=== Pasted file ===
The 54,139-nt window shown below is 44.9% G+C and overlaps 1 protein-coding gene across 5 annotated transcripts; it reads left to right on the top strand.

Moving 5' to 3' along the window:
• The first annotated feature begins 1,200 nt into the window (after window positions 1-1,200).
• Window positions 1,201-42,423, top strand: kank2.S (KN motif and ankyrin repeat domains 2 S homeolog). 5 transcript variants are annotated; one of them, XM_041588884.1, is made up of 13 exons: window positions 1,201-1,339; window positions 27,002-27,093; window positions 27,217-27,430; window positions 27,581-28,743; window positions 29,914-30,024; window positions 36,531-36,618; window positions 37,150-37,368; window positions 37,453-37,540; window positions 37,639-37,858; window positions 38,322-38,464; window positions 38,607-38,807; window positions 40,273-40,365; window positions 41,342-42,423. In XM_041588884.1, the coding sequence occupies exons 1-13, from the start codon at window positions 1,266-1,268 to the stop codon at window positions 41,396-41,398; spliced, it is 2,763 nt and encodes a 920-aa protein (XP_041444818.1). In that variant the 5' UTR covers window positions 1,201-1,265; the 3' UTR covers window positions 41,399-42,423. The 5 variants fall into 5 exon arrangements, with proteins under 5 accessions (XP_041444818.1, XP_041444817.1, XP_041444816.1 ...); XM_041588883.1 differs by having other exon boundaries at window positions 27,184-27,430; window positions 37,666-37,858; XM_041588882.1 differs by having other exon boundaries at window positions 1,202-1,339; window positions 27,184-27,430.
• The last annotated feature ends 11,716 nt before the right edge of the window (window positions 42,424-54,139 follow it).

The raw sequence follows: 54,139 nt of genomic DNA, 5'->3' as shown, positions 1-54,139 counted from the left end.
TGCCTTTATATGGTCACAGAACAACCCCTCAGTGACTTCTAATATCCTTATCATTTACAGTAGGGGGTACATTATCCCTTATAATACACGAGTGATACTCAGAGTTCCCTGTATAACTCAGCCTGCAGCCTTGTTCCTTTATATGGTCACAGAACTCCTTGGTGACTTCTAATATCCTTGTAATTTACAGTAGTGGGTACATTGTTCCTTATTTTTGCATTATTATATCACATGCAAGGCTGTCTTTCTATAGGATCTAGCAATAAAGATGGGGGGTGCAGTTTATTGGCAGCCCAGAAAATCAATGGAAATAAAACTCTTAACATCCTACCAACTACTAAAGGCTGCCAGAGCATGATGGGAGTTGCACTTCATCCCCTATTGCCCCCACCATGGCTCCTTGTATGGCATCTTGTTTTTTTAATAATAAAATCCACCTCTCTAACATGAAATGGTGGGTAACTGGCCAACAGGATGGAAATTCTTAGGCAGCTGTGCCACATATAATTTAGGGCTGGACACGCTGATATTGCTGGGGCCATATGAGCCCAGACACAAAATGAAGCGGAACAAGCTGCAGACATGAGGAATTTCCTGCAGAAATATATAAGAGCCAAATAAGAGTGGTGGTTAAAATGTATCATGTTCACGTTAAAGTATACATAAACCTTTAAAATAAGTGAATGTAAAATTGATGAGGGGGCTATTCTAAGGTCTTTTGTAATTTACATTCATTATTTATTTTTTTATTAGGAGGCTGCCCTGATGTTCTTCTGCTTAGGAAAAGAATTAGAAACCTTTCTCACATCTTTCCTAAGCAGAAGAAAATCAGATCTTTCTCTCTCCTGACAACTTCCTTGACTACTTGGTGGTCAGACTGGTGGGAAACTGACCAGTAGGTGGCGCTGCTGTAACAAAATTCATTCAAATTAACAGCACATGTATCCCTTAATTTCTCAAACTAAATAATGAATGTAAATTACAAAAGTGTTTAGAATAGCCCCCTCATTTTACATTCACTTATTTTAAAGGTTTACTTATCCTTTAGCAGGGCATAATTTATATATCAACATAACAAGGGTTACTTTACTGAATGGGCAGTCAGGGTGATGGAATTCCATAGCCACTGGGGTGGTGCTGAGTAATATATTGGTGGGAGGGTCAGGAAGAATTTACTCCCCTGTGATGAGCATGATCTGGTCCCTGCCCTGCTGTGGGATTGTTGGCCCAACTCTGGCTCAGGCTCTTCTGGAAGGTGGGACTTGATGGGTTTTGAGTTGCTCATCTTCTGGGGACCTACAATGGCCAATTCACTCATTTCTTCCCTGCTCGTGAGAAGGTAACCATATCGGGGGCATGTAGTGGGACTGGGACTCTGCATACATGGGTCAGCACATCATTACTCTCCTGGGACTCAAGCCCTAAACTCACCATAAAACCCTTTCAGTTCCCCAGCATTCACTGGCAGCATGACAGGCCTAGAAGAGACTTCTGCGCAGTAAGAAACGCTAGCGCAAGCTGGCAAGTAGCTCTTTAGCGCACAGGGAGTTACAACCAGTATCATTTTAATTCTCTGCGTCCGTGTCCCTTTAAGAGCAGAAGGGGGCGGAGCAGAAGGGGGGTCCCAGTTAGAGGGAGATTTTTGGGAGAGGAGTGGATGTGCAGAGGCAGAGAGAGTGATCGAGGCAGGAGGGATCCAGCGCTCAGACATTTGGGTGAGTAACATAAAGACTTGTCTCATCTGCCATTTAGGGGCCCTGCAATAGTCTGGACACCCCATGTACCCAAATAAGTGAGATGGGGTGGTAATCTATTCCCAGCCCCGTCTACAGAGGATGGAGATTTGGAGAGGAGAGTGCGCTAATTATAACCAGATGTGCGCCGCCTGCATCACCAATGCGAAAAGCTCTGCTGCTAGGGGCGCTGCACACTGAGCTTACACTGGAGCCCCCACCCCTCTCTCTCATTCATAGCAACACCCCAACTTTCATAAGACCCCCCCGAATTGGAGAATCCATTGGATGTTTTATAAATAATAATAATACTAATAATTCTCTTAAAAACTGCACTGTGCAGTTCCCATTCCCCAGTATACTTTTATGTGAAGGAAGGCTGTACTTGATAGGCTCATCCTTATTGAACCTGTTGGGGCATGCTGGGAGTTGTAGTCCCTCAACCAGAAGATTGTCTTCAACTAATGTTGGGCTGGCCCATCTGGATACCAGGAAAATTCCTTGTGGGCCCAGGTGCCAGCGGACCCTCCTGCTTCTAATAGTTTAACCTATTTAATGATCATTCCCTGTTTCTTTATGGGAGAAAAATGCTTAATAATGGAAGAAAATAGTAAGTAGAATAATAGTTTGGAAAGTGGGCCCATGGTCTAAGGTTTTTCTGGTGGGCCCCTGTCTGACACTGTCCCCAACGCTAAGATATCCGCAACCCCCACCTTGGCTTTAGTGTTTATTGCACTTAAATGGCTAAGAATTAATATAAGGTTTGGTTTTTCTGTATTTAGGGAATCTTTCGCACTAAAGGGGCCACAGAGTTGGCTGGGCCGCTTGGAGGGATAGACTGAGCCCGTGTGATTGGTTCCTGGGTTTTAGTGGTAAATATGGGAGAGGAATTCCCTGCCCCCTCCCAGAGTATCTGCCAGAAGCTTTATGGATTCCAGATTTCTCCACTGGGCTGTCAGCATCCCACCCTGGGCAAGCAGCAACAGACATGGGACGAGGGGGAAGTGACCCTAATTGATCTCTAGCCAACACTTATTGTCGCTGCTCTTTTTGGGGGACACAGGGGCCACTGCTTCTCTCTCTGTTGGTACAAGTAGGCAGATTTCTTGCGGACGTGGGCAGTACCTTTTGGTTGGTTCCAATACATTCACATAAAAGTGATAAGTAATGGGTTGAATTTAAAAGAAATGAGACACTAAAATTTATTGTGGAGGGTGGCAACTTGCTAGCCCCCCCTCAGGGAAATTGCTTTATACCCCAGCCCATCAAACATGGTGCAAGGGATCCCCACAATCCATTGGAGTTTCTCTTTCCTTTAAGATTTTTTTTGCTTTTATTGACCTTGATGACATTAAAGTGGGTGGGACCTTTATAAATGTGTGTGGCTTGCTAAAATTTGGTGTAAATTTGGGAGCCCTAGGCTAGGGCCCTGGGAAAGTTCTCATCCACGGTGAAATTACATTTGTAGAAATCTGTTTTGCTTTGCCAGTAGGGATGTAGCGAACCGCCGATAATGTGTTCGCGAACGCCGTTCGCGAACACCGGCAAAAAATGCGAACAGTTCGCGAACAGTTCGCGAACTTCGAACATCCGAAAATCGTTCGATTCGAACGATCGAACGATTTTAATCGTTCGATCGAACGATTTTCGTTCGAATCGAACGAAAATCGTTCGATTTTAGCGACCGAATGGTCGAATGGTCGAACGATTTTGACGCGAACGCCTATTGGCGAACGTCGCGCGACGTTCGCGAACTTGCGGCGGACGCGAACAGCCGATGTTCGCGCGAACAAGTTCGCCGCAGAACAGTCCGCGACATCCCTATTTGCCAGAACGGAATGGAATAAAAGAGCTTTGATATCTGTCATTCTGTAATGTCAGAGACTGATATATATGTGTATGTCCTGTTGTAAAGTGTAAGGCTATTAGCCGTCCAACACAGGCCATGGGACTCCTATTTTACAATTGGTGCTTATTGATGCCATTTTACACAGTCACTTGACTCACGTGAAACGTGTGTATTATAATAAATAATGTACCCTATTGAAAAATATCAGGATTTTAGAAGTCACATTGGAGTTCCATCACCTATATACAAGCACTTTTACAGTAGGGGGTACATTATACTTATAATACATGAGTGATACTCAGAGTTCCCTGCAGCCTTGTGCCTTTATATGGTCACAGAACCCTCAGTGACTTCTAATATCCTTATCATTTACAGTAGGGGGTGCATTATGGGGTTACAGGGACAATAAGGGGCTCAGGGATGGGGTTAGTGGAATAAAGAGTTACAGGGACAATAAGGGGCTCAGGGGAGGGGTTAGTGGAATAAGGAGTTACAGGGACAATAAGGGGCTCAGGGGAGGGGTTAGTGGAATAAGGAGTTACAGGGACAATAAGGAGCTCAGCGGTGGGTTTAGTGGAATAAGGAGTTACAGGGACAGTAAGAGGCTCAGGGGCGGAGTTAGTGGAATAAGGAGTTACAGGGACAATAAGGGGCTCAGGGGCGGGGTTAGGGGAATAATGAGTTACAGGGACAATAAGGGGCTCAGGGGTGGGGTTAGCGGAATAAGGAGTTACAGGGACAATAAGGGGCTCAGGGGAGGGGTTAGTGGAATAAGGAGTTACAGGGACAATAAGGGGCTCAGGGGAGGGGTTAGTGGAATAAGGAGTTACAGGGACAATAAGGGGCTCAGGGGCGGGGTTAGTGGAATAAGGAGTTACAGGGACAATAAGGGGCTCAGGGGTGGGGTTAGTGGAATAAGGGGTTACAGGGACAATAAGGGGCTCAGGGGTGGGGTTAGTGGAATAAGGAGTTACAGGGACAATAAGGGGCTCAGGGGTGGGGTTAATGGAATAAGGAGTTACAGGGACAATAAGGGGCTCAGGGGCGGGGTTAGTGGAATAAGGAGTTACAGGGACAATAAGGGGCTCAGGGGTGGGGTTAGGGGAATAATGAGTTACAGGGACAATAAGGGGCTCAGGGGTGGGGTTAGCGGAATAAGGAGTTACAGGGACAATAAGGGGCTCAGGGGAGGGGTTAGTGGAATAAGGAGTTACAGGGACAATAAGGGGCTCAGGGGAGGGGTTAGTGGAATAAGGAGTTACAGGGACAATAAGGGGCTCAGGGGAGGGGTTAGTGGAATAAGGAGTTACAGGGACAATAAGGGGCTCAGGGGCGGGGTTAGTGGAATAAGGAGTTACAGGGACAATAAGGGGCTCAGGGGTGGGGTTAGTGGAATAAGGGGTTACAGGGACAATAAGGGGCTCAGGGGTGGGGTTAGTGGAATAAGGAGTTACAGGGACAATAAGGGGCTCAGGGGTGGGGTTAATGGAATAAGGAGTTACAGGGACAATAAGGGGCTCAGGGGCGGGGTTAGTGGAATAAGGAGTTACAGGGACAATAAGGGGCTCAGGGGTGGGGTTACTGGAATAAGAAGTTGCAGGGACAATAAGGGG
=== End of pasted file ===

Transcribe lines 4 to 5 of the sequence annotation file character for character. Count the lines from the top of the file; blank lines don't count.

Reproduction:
• Window positions 1,201-42,423, top strand: kank2.S (KN motif and ankyrin repeat domains 2 S homeolog). 5 transcript variants are annotated; one of them, XM_041588884.1, is made up of 13 exons: window positions 1,201-1,339; window positions 27,002-27,093; window positions 27,217-27,430; window positions 27,581-28,743; window positions 29,914-30,024; window positions 36,531-36,618; window positions 37,150-37,368; window positions 37,453-37,540; window positions 37,639-37,858; window positions 38,322-38,464; window positions 38,607-38,807; window positions 40,273-40,365; window positions 41,342-42,423. In XM_041588884.1, the coding sequence occupies exons 1-13, from the start codon at window positions 1,266-1,268 to the stop codon at window positions 41,396-41,398; spliced, it is 2,763 nt and encodes a 920-aa protein (XP_041444818.1). In that variant the 5' UTR covers window positions 1,201-1,265; the 3' UTR covers window positions 41,399-42,423. The 5 variants fall into 5 exon arrangements, with proteins under 5 accessions (XP_041444818.1, XP_041444817.1, XP_041444816.1 ...); XM_041588883.1 differs by having other exon boundaries at window positions 27,184-27,430; window positions 37,666-37,858; XM_041588882.1 differs by having other exon boundaries at window positions 1,202-1,339; window positions 27,184-27,430.
• The last annotated feature ends 11,716 nt before the right edge of the window (window positions 42,424-54,139 follow it).